Learn about PTSD
Post-traumatic stress disorder, also known as PTSD, is a mental health problem that some people develop after experiencing a life-threatening, terrifying, or dangerous event. PTSD is an anxiety disorder. Traumatic events that may trigger PTSD symptoms include violent personal assaults, child sexual or physical abuse, natural disasters, gun violence, terror attacks, military combat, accidents, and other serious events.
It is normal to feel afraid during and after a traumatic event, this is known as the “fight-or-flight” response, and is your body’s way of protecting itself from possible harm.
However, it is important to note that any experience that is deeply distressing or disturbing can be considered traumatic, even if it may not seem “serious” to others.
Not everyone who experiences trauma develops PTSD. For some people, the stress and anxiety lingers long after the trauma is over.
It is important for anyone with PTSD to work with an experienced team of psychiatrists and mental health professionals who have experience treating PTSD. PTSD, like other anxiety disorders, are most often treated with psychotherapy, medications, or both.
Symptoms of PTSD
Symptoms of PTSD typically begin within 3 months of a traumatic event, but sometimes can begin years later. Symptoms must last more than a month and interfere with relationships or work to be considered PTSD. There are four types of PTSD symptoms, but they are not the same for everyone.
To be diagnosed with PTSD, an adult must have all of the following for at least one month:
- At least one re-experiencing symptom
- At least one avoidance symptom
- At least two arousal and reactivity symptoms
- At least two cognition and mood symptoms
If it’s been longer than a few months after a traumatic event and you are still having symptoms, you may have PTSD. Professional treatment can help manage symptoms and improve the quality of your life.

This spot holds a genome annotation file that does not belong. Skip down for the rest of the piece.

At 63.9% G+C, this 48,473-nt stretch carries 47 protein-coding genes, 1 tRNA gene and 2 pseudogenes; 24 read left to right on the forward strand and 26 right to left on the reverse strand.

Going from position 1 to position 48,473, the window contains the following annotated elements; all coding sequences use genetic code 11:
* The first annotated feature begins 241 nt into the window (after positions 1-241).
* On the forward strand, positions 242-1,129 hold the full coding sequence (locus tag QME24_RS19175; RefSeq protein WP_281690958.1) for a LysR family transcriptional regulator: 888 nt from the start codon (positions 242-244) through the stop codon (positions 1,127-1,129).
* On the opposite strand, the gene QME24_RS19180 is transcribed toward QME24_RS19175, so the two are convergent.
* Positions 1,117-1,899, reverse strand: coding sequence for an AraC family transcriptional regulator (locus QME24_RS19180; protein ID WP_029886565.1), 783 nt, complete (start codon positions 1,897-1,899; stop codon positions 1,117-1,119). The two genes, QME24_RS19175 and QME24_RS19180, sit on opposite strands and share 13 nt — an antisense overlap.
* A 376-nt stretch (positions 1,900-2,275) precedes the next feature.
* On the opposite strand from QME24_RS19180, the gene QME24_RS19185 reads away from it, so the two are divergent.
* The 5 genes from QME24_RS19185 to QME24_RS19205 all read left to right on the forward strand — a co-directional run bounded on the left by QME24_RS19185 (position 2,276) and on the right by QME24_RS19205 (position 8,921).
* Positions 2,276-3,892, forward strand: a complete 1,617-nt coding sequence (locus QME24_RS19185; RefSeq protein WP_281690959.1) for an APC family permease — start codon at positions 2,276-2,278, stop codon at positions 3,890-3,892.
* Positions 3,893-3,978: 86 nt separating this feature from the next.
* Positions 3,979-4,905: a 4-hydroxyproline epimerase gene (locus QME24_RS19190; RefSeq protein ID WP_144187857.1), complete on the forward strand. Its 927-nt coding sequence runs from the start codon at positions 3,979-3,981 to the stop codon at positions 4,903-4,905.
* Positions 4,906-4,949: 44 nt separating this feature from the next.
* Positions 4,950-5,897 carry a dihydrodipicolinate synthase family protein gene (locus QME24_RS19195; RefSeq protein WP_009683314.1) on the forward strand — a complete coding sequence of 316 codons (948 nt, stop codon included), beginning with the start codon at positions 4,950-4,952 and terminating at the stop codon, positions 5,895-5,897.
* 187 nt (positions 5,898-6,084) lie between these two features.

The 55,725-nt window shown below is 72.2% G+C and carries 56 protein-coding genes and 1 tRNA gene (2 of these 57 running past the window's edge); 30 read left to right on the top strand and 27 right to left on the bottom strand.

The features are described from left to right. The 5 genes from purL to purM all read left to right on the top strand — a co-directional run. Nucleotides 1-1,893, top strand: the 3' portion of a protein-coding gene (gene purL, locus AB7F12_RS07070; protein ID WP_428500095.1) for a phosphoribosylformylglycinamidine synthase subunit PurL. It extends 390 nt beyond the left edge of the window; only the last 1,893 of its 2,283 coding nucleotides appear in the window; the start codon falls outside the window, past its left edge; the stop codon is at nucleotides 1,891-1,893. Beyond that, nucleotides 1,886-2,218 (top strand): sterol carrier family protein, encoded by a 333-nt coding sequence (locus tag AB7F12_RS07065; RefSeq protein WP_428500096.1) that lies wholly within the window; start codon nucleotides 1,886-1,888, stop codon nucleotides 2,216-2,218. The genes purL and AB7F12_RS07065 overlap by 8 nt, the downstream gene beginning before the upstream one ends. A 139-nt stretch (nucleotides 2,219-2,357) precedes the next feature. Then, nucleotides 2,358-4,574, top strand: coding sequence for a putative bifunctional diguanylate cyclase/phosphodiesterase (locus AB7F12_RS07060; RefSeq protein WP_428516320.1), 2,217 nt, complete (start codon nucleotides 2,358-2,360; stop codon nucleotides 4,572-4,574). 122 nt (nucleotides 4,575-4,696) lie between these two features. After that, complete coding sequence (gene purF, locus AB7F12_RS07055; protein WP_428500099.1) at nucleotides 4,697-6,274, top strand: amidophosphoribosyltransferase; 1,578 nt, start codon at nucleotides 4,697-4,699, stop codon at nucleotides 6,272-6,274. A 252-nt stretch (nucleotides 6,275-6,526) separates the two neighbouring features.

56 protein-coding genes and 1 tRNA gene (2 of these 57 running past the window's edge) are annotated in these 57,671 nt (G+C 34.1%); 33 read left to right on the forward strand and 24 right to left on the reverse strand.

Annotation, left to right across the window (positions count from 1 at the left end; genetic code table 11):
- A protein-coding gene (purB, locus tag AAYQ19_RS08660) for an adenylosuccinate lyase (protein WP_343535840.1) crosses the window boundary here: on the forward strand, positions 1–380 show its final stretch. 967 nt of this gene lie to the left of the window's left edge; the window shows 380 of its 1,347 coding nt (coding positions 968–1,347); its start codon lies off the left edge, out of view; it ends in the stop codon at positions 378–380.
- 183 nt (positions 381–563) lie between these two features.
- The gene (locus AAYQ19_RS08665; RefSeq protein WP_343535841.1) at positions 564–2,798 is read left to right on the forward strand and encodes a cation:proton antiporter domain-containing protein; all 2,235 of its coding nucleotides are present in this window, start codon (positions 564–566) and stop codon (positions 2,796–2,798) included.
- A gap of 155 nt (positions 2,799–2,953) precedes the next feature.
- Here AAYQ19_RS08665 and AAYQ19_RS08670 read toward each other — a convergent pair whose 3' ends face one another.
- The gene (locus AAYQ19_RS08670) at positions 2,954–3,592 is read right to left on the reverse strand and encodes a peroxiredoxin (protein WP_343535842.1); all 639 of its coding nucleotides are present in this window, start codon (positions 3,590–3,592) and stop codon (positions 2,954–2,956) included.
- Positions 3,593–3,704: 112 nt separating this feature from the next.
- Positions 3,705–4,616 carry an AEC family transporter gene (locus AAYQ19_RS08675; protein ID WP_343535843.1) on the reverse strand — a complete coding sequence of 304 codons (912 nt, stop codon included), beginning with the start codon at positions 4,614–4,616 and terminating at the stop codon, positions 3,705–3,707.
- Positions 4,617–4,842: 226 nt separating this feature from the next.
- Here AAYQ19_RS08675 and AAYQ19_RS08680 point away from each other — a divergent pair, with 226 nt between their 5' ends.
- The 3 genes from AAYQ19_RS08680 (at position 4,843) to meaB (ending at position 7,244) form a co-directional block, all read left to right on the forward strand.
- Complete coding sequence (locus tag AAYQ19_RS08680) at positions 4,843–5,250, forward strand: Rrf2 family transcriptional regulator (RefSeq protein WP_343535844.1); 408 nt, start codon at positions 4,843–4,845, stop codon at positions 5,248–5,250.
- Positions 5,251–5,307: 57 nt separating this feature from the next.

Helpful PTSD Resources
Four types of ptsd symptoms
- Flashbacks – reliving the traumatic event, including physical symptoms like racing heart or sweating
- Recurring memories or nightmares related to the event
- Frightening thoughts
- Staying away from places, people, events or objects that remind you of the experience. For example, if you were in a car accident, you might avoid driving.
- Avoiding thoughts or feelings related to the traumatic event
Arousal and Reactivity Symptoms
- Being easily startled
- Feeling tense, on guard, or on edge
- Difficulty concentrating
- Difficult falling asleep or staying asleep
- Angry outbursts and irritability
Cognition and Mood Symptoms
- Trouble remembering key features of the traumatic event
- Negative thoughts about oneself or the world
- Distorted thoughts about the event, feelings of blame, anger, guilt, or shame
- No longer interested in things you used to enjoy
How is PTSD Diagnosed and Treated?
It is important for anyone with PTSD symptoms to work with a qualified psychiatrist and mental health team with experience treating PTSD. A Novum Psychiatry psychiatrist will ask you questions about your PTSD symptoms and medical history.
Treatment typically includes medication, psychotherapy (“talk therapy”) such as Cognitive Behavioral Therapy, or a combination of both. It’s important to know that, although it may take some time, you can get better with treatment.
Request an evaluation today with the experienced, professional Novum Psychiatry team today.
Request Evaluation Today
We know that taking the first step can be difficult. Whether this is your first time seeking psychiatric care or if you are seeking a new provider, Novum Psychiatry can help. Our team of psychiatrists and therapists are committed to understanding your unique experience and working closely with you on a treatment plan to maximize the quality of your life.